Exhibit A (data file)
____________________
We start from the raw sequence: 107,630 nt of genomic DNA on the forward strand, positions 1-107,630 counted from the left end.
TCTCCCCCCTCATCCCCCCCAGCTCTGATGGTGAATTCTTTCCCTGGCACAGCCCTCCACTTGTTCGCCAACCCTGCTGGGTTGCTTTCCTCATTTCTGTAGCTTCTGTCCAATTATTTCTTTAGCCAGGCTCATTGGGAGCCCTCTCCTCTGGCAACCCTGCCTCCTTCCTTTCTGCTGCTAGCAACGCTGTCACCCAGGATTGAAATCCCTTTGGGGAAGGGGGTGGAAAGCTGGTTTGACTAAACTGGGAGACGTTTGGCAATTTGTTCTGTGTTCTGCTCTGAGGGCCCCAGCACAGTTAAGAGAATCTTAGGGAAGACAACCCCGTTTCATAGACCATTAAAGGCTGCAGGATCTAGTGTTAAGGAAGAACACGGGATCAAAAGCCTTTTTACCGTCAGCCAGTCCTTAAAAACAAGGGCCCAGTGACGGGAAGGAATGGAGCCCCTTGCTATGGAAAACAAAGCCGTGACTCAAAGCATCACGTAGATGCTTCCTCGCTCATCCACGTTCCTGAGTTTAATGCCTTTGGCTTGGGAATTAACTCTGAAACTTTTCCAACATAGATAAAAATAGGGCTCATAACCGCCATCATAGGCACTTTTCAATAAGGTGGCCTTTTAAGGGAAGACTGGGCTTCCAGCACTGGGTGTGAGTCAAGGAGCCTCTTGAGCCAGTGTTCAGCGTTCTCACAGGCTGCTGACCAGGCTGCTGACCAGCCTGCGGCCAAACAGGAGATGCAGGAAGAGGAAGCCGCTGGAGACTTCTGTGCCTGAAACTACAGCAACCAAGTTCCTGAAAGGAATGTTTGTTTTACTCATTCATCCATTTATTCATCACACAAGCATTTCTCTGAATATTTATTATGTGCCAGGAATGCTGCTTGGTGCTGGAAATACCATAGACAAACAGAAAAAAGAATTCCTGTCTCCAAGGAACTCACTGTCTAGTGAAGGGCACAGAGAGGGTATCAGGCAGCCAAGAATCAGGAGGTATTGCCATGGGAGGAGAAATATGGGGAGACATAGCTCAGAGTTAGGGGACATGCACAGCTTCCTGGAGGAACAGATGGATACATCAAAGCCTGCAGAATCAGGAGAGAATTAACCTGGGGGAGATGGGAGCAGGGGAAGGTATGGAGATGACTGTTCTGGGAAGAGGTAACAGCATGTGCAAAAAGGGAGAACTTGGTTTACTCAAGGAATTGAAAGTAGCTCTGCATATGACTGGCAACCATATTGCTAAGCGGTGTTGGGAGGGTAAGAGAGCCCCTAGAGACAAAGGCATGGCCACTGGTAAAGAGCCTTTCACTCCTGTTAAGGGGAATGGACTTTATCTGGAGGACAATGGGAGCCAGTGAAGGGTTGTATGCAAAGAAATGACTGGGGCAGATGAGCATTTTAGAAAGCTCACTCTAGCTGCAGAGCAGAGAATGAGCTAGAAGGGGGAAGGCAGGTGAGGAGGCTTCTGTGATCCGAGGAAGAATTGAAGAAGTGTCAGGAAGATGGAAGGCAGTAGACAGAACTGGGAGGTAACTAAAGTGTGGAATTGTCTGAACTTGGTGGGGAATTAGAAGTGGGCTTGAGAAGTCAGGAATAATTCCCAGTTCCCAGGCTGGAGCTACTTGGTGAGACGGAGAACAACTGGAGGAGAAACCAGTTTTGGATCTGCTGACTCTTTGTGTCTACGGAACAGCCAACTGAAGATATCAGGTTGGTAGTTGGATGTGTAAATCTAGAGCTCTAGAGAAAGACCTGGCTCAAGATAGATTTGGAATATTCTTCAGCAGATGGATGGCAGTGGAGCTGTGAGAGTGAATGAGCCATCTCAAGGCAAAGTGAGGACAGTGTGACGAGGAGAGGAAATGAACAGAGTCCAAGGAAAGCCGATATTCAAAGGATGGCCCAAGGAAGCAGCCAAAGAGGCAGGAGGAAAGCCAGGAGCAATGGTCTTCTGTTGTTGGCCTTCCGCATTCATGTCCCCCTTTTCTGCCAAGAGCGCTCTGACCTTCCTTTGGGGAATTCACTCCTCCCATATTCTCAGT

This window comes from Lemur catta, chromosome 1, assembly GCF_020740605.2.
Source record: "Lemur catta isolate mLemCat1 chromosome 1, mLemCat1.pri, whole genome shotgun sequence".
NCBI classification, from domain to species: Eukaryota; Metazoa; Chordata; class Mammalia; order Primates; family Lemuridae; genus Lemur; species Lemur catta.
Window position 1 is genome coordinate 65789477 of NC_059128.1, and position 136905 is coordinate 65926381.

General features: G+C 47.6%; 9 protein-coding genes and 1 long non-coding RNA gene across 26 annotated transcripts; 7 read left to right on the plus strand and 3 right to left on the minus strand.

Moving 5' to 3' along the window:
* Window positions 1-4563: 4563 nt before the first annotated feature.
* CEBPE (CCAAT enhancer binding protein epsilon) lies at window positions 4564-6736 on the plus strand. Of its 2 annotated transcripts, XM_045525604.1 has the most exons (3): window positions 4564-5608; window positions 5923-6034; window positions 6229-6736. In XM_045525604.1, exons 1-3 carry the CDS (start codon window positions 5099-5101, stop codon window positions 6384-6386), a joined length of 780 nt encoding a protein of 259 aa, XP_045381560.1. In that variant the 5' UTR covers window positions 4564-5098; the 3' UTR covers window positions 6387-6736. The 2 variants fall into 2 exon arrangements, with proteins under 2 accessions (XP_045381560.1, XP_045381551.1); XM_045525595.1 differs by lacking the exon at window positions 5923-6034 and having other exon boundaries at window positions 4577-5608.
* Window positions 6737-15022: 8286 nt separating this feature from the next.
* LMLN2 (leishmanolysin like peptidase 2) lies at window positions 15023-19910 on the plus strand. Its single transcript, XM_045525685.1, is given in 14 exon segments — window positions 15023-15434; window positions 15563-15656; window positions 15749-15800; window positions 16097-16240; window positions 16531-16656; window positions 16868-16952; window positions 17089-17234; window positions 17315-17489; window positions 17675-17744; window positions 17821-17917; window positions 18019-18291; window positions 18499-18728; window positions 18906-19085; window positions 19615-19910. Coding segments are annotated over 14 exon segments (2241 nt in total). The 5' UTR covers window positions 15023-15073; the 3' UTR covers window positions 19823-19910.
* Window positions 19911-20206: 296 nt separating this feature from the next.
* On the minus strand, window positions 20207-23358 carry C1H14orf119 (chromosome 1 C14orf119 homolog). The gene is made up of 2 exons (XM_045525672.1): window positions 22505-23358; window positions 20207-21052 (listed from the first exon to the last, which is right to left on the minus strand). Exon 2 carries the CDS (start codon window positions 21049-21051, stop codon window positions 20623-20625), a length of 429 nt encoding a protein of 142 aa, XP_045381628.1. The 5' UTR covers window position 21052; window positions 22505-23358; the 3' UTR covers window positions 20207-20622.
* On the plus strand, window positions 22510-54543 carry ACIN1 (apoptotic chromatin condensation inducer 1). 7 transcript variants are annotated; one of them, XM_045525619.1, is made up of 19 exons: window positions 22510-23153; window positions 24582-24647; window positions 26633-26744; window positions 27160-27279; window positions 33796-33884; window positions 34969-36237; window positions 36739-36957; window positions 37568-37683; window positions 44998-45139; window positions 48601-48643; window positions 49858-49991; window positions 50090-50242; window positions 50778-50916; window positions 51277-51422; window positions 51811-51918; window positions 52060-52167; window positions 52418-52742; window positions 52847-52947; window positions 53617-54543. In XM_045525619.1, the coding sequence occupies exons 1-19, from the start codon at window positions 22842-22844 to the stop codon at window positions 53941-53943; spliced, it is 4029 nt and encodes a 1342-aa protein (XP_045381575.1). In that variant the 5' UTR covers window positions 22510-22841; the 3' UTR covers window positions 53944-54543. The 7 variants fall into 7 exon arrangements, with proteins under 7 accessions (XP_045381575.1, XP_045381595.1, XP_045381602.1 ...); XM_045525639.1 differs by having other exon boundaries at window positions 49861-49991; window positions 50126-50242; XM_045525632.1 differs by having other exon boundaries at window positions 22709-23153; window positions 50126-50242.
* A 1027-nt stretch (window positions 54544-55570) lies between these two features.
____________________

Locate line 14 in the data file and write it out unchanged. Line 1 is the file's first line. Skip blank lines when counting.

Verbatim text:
* On the minus strand, window positions 20207-23358 carry C1H14orf119 (chromosome 1 C14orf119 homolog). The gene is made up of 2 exons (XM_045525672.1): window positions 22505-23358; window positions 20207-21052 (listed from the first exon to the last, which is right to left on the minus strand). Exon 2 carries the CDS (start codon window positions 21049-21051, stop codon window positions 20623-20625), a length of 429 nt encoding a protein of 142 aa, XP_045381628.1. The 5' UTR covers window position 21052; window positions 22505-23358; the 3' UTR covers window positions 20207-20622.